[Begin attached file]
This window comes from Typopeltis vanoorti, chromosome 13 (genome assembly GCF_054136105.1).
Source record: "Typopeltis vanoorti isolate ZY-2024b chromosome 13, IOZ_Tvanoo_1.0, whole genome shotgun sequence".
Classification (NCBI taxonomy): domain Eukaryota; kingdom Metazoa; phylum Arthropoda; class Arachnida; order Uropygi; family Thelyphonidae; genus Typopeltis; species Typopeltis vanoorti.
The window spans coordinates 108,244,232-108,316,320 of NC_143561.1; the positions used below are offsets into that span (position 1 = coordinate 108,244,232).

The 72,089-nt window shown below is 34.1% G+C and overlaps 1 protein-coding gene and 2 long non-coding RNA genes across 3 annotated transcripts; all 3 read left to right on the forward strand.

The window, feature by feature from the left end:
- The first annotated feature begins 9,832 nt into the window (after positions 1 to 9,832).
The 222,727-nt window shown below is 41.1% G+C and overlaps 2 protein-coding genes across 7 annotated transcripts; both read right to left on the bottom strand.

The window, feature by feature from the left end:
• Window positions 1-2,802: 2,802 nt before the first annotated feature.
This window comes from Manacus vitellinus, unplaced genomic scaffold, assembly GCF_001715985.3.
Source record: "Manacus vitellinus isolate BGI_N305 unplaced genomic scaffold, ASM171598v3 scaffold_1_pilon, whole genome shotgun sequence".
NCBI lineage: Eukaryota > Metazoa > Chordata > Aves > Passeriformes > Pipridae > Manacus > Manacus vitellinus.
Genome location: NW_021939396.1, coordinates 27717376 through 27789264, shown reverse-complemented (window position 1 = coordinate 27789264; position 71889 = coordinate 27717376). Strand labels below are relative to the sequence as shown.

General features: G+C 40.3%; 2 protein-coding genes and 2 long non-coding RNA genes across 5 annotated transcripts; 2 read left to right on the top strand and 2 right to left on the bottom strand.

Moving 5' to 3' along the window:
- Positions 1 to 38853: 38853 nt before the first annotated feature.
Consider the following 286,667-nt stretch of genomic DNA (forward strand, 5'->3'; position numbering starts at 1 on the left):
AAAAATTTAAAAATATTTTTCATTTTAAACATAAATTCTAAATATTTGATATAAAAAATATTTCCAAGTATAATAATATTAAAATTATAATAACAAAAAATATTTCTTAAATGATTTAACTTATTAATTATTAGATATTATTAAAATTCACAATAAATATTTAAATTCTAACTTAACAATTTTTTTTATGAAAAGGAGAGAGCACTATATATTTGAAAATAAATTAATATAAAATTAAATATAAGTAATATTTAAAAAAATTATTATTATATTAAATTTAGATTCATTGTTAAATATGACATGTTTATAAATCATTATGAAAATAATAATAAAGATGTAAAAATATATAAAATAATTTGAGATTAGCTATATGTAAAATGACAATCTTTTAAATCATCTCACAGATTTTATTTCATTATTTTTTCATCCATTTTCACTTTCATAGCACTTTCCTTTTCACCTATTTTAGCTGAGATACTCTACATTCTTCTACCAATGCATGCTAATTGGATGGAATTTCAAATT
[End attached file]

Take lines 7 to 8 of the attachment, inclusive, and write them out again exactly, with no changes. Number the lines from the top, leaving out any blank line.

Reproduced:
- The first annotated feature begins 9,832 nt into the window (after positions 1 to 9,832).
The 222,727-nt window shown below is 41.1% G+C and overlaps 2 protein-coding genes across 7 annotated transcripts; both read right to left on the bottom strand.